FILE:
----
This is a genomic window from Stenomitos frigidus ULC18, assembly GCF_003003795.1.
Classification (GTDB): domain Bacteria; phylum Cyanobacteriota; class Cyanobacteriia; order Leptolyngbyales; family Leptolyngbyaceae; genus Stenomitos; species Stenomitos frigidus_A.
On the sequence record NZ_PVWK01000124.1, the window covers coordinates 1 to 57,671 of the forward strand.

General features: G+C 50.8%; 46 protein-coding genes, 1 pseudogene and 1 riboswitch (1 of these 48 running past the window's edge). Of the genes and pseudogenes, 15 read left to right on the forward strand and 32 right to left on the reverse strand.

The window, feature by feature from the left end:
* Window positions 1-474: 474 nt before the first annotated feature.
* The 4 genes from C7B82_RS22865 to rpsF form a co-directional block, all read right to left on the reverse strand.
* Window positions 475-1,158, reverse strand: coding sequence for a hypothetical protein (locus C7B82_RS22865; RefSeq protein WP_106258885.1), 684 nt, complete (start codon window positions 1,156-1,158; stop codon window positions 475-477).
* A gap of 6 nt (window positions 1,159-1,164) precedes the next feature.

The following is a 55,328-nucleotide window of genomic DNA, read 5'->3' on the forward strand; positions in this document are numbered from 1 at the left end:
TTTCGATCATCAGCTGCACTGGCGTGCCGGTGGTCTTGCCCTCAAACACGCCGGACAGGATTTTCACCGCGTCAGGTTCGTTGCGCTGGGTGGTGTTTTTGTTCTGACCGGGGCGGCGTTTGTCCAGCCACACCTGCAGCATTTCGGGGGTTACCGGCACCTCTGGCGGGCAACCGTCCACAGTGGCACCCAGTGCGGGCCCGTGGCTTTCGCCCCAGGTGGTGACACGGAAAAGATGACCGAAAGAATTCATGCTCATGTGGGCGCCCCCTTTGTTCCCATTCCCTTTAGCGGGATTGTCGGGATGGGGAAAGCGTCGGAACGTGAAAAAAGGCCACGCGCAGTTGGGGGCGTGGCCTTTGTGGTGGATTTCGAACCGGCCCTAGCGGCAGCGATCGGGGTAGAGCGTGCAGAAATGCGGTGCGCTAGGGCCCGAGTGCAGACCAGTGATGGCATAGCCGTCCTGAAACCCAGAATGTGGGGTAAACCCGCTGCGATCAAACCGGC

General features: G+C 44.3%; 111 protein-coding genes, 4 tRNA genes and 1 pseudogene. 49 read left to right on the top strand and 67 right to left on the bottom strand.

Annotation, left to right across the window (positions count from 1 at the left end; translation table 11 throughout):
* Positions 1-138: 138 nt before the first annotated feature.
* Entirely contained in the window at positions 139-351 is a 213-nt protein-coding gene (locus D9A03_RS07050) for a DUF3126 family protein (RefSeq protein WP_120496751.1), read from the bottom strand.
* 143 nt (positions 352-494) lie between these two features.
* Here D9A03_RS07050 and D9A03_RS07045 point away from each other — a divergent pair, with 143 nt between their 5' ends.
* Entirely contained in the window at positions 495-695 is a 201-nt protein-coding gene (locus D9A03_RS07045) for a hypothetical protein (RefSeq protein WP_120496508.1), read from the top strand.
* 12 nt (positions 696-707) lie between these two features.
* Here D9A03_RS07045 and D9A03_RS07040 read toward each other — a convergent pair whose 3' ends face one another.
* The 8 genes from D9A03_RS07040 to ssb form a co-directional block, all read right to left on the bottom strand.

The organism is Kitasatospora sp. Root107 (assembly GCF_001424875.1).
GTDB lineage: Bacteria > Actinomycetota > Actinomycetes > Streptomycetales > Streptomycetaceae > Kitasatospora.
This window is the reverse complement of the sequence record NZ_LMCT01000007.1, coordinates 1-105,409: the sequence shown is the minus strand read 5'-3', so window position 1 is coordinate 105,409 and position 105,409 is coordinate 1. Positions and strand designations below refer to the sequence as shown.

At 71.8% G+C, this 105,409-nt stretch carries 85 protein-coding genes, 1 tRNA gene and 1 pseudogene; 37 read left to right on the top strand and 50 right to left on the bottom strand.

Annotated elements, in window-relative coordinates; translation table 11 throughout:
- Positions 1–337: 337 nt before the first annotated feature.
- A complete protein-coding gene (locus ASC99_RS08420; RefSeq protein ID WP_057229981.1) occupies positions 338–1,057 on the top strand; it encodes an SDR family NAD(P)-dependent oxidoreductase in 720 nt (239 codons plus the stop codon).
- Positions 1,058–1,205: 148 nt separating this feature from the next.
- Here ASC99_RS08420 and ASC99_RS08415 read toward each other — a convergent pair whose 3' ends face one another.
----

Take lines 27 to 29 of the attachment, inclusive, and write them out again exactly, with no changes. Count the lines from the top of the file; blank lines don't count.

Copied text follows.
- Positions 1–337: 337 nt before the first annotated feature.
- A complete protein-coding gene (locus ASC99_RS08420; RefSeq protein ID WP_057229981.1) occupies positions 338–1,057 on the top strand; it encodes an SDR family NAD(P)-dependent oxidoreductase in 720 nt (239 codons plus the stop codon).
- Positions 1,058–1,205: 148 nt separating this feature from the next.